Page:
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June 20, 2023

China Comes for the Caribbean

Visit almost any island in the region, and you’ll confront evidence of Beijing’s reach.

When Americans think about conflict with China, Taiwan comes to mind first.

Yet there’s a front off our shores as well, in the Caribbean.

Visit almost any island in the region, and you’ll confront evidence of Beijing’s reach.

Ten Caribbean nations participate in China’s “Belt and Road” initiative — Grenada, Jamaica, the Dominican Republic, Antigua and Barbuda, Barbados, Dominica, Trinidad and Tobago, Guyana, Suriname and, of course, Cuba.

These states owe much of their modern infrastructure, from roads and ports to energy and telecommunications, to Beijing’s patronage.

In Antigua, China Civil Engineering Construction Corporation built a new terminal for VC Bird International Airport.

In Jamaica, China Merchant Port Holdings owns the Port of Kingston outright.

Another Chinese company, Hutchison Ports, holds a controlling stake in the port complex at Freeport in the Bahamas.

Solar panels, health clinics, sports stadiums — Beijing underwrites them all.

“Chinese development banks offered a less time-consuming process than Western-dominated multilateral lending institutions, demanded less transparency and disclosure, and were often willing to supply credit at below market interest rates,” explains Scott B. MacDonald in a recent report for the Jamestown Foundation.

The United States prides itself on upholding a “rules-based international order.”

But for developing states, the rules can be expensive and burdensome.

China offers a cheap, no-questions-asked alternative.

Unfortunately for the borrowers, “in some cases the fine print” includes “the option that, in the event of failure to pay, the Chinese lending institution would assume control of the asset in question.”

Nations that don’t sell their sovereignty willingly nonetheless face “the possibility China could use leverage gained through lending or ‘debt-trap diplomacy’ as a means for Beijing to gain control over strategic assets like harbors and railways.”

China puts its economic pull to maximum political effect.

In 2018 the Dominican Republic broke diplomatic ties with Taipei and declared Taiwan “an inalienable part of Chinese territory.”

Earlier this year, Honduras followed suit.

Now part of Belt and Road, Honduras stands to gain greater investment in hydroelectric power, among other perks.

Chinese influence throughout Latin America is growing, but the Caribbean has special significance.

Five of the remaining 12 United Nations member states that recognize Taipei as a national capital are Caribbean — Haiti, St. Kitts and Nevis, St. Lucia, St. Vincent and the Grenadines, and Belize.

Even if China can’t lure them all into Belt and Road, these countries increasingly have to think about Beijing as they navigate relationships with their own neighbors.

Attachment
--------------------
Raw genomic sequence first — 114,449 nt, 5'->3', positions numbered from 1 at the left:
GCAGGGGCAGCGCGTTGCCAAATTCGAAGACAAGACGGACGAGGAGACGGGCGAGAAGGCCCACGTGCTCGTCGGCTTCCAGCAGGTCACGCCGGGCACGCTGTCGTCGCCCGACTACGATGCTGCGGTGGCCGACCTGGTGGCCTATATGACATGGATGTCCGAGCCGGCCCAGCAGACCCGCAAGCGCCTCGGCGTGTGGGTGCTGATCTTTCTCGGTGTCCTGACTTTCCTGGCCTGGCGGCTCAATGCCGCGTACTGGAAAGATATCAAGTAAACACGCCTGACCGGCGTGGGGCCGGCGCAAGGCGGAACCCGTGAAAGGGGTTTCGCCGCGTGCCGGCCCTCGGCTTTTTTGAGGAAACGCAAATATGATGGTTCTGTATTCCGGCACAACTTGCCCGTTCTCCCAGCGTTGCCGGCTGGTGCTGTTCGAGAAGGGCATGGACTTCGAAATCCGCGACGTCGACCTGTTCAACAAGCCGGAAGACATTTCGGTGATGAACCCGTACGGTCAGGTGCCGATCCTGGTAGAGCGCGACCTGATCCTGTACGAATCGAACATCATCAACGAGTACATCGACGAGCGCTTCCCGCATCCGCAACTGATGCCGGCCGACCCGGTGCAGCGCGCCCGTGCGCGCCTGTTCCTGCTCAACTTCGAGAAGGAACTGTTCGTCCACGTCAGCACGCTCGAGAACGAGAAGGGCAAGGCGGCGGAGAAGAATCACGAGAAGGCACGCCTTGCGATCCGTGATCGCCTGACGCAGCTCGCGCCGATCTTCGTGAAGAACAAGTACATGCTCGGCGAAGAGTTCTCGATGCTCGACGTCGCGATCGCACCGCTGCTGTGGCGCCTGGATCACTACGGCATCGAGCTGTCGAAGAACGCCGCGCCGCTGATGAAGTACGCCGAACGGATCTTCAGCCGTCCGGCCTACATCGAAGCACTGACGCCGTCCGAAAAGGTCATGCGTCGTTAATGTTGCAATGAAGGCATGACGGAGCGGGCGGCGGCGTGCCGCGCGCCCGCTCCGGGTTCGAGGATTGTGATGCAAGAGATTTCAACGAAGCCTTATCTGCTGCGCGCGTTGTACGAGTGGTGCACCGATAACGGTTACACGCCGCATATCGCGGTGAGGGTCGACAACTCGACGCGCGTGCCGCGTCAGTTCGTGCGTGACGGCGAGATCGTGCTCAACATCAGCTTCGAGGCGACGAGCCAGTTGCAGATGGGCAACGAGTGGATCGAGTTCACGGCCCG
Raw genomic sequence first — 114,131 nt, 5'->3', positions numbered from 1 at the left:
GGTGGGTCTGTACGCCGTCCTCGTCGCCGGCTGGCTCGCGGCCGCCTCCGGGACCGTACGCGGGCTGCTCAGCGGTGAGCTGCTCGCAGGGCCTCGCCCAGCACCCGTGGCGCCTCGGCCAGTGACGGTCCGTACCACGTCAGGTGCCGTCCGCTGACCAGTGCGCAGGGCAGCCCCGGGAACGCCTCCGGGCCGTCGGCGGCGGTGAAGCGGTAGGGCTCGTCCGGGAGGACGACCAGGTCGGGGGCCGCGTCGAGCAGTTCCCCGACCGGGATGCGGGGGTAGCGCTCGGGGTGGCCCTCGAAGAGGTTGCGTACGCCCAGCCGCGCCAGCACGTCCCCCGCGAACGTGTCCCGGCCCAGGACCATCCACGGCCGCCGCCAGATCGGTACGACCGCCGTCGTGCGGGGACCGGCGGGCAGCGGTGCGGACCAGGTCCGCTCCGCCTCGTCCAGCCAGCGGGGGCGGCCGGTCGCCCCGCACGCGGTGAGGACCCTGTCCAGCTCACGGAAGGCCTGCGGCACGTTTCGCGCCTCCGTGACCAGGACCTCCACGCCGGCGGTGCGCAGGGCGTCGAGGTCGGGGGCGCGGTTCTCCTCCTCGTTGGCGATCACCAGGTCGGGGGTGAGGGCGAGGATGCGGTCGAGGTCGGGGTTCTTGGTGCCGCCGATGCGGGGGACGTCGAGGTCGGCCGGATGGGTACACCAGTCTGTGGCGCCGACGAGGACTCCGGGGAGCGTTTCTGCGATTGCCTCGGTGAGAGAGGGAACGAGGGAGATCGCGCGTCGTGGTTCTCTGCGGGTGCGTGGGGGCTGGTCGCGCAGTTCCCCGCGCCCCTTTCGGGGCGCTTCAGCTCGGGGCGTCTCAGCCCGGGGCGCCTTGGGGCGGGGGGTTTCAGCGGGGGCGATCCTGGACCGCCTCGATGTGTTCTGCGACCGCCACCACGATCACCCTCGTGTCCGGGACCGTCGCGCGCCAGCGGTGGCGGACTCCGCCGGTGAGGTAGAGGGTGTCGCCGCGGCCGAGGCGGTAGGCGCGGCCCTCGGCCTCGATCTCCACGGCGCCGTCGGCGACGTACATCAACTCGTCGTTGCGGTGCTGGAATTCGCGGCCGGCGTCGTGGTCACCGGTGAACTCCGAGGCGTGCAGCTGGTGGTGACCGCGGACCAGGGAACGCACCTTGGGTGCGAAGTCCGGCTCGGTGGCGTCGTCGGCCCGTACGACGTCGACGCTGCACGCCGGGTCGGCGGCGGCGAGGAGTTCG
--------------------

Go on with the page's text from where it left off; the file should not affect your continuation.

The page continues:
China’s strategic interests are now locally embedded.

Where superpowers are concerned, globalization is never just an economic phenomenon. It’s political — and military — too.

Diplomatically isolating Taiwan is one of China’s aims in the Caribbean.

Another is to exploit American sensitivity to provocations in our own backyard.

Today China has a larger navy than we do but can’t compete with the combined forces of our navy and those of our Pacific allies.

The best chance China has to win a war with us is to divide our attention.

The very extent of our power is also its limitation — we’re responsible for Europe’s security as well as that of our allies in Asia. We police the Persian Gulf and elsewhere as well.

But unlike every other superpower of the last century, we don’t face any serious challenges in our own hemisphere. That frees us to project power far from our own shores.

The past hundred years are replete with examples, however, of how strongly we react when we do fear trouble close to home.

The 1917 Zimmermann telegram, which showed Germany seeking to enlist Mexico as an ally in the event of U.S. entry into World War I, actually spurred the U.S. to get into the war.

The threat a Soviet-aligned Cuba posed to U.S. security forced John F. Kennedy to consider direct military intervention in support of the Bay of Pigs invasion in 1961.

Kennedy balked — and a year later faced the Cuban Missile Crisis.

Even at the end of the Cold War, an increasingly repressive Communist regime in Grenada triggered a U.S. invasion.

President Ronald Reagan’s actions in Grenada contrasted with his response to Islamic Jihad’s bombing of a Marines barracks in Lebanon the same week in 1983.

Why did Reagan withdraw troops from Lebanon — after an attack that killed 241 U.S. military personnel — when he was willing to go to war in Grenada for the safety of American medical students?

The answer lies in the exceptional sensitivity of our strategic underbelly.

If a rival like China wants to divert America’s attention from Asia, even a modest nuisance in the Caribbean might suffice.

Right now, China’s capacity to stir up such a commotion is limited.

But the more sway Beijing gains over the economically vulnerable and politically fragile states of the Caribbean, the more the potential for mischief grows — mischief that could shake the world order.

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